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China Answers Trump's Call for Trade Investigation

16 August, 2017

China says it will "resolutely safeguard" its economic interests if the United States investigates China's possible theft of American intellectual property.

Intellectual property includes inventions that are creatively produced, such as designs or technology.

U.S. President Donald Trump signed what is called a presidential memorandum about the issue on Monday. The document directs the Trade Representative Robert Lighthizer to investigate whether China has been illegally taking American intellectual property. The investigation will take as long as one year.

President Donald Trump speaks during an event to sign a memorandum calling for a trade investigation of China, Aug. 14, 2017, in the White House. U.S. Trade Representative Robert Lighthizer is behind him to the right.
President Donald Trump speaks during an event to sign a memorandum calling for a trade investigation of China, Aug. 14, 2017, in the White House. U.S. Trade Representative Robert Lighthizer is behind him to the right.

On Tuesday, China's Ministry of Commerce warned the United States that China will not "sit by and watch" if the United States ignores international trade rules.

Trump wants trade officials to look into the Chinese requirements for American companies to do business in China.

He said the United States will "stand up to any country that unlawfully forces American companies to transfer their valuable technology" in order to do business there.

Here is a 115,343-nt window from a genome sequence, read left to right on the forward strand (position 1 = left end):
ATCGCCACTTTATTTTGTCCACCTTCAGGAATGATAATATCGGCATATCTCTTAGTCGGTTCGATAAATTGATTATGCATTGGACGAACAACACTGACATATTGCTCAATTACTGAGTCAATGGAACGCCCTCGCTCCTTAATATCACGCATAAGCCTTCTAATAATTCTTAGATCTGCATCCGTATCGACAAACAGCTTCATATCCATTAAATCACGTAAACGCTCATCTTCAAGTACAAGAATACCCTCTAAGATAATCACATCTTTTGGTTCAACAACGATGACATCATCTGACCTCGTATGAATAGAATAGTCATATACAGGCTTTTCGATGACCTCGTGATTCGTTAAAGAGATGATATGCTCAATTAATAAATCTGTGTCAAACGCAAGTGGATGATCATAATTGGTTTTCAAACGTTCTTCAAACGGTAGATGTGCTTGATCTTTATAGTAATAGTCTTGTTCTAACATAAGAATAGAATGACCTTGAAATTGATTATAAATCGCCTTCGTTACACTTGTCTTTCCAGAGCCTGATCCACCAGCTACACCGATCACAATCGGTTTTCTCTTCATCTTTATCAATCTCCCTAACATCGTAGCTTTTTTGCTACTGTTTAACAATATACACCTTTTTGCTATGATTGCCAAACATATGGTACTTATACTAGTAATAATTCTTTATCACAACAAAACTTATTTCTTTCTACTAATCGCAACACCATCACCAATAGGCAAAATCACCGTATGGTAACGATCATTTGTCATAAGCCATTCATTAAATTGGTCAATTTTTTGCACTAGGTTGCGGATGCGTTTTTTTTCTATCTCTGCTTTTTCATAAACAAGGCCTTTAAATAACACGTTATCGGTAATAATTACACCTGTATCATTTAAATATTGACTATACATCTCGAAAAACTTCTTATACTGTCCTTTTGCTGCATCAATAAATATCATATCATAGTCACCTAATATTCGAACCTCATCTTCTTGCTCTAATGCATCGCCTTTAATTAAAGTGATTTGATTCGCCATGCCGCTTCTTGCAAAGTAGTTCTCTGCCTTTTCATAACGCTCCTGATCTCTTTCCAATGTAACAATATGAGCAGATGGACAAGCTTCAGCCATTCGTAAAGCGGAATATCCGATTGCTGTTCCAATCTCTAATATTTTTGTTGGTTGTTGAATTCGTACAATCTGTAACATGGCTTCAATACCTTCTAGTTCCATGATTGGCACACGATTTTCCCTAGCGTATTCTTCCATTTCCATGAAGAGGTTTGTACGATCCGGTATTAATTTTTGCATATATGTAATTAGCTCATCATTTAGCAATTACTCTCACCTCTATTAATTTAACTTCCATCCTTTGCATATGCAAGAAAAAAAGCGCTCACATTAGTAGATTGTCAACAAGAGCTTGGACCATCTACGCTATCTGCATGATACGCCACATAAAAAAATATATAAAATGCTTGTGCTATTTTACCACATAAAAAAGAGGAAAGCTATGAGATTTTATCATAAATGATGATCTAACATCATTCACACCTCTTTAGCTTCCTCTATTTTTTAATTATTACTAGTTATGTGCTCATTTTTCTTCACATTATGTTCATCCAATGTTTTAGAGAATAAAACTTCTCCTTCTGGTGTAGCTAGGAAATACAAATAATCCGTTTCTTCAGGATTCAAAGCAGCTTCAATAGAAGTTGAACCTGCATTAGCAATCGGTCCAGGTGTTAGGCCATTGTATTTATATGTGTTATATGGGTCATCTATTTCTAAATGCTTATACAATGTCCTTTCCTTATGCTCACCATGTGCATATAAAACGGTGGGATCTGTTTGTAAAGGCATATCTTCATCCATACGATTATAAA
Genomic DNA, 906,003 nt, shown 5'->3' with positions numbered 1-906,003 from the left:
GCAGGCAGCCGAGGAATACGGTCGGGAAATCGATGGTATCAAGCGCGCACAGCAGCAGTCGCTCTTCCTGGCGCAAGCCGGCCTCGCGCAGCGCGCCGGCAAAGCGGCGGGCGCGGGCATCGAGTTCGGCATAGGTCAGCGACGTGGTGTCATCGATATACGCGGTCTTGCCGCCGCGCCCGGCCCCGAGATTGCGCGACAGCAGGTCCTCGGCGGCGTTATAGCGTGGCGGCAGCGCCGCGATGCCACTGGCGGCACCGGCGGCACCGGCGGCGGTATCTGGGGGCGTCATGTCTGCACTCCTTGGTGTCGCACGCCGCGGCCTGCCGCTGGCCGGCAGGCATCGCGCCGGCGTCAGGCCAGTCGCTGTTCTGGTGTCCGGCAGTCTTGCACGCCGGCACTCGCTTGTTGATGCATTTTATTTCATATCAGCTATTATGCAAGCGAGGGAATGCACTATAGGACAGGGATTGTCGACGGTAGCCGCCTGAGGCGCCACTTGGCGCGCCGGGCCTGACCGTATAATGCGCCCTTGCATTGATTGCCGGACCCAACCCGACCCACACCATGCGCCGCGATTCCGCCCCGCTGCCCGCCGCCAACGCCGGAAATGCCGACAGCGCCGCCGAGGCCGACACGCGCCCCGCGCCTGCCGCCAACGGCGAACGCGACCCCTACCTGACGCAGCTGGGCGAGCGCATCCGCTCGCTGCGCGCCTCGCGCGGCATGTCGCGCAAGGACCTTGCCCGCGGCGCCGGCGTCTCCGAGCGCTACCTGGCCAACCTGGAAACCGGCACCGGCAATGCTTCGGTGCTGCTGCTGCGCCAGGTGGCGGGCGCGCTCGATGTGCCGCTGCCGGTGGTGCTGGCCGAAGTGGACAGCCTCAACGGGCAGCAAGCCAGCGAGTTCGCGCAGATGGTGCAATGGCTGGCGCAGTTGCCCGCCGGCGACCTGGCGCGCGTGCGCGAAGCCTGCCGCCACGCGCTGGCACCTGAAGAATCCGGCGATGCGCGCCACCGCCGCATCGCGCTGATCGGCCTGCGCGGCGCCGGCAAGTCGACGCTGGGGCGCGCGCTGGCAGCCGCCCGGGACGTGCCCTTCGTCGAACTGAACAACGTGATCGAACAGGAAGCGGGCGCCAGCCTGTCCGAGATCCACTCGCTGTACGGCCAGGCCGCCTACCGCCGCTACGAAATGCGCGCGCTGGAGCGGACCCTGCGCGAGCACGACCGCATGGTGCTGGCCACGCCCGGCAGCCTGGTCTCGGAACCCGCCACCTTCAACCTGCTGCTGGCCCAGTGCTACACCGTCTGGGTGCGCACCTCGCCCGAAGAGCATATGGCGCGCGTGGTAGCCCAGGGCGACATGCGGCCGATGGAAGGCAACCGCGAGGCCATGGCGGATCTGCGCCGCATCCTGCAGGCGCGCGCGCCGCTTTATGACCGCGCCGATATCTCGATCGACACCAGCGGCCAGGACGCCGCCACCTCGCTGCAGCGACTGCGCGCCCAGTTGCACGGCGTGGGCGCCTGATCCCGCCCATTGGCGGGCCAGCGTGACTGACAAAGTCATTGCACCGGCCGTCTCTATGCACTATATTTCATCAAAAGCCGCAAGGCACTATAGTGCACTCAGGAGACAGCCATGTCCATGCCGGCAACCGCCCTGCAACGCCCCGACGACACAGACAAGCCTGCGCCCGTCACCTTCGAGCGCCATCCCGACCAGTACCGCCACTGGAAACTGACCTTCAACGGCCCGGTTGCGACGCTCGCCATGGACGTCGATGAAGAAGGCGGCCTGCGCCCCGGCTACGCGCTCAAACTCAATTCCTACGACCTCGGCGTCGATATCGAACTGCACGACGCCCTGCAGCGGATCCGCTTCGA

Intellectual property owners have the right to sell their inventions to make money and competitors are barred from copying those inventions. However, if that intellectual property is stolen, the owners can lose money because other companies can make illegal versions of their product.

"For too long this wealth has been drained from our country while Washington has done nothing," Trump said. "As president of the United States, it is my duty and responsibility to protect the American worker's technology and industry from unfair and abusive actions."

If the United States finds wrongdoing, it could ask the World Trade Organization to punish China or look for other solutions.

Patrick Chovanec is the chief strategist at Silvercrest Asset Management, which is based in New York. He said the theft of international property by China has been happening for a long time.

He said, in the past, China was unwilling to negotiate about intellectual property theft. However, Trump will need to decide, after the investigation ends, if he wants to seek trade restrictions.

Chovanec said that, in the past, sanctions have caused China to react with similar measures.

Before Trump signed the order, Chinese Ministry of Foreign Affairs spokeswoman Hua Chunying released a warning on Monday. Hua said Trump's action could lead to a trade war in which "both sides will be the losers."

Trump has criticized the U.S. trade deficit with China, which was $347 billion in 2016.

Trump has suggested that he would reduce criticism of China if the country did more to control North Korea and its nuclear weapons and ballistic missile programs.

China said on Monday that it is banning imports of coal, iron ore, seafood and other products from North Korea. The move is required by new United Nations Security Council sanctions. The sanctions are aimed at cutting North Korea's yearly export income by $1 billion.

I'm Mario Ritter.

And I'm Olivia Liu.

Ken Bredemeier reported this story for VOA News. Olivia Liu adapted this story for Learning English. Mario Ritter was the editor.


Words in This Story

resolutelyadv. firmly, with resolve

transfer –v. to cause something to be moved from one place to another

drainedv. to slowly disappear

sanctionsn. punishment meant to force a country to obey international law

ballistic missilen. a missile able to strike targets at great distances

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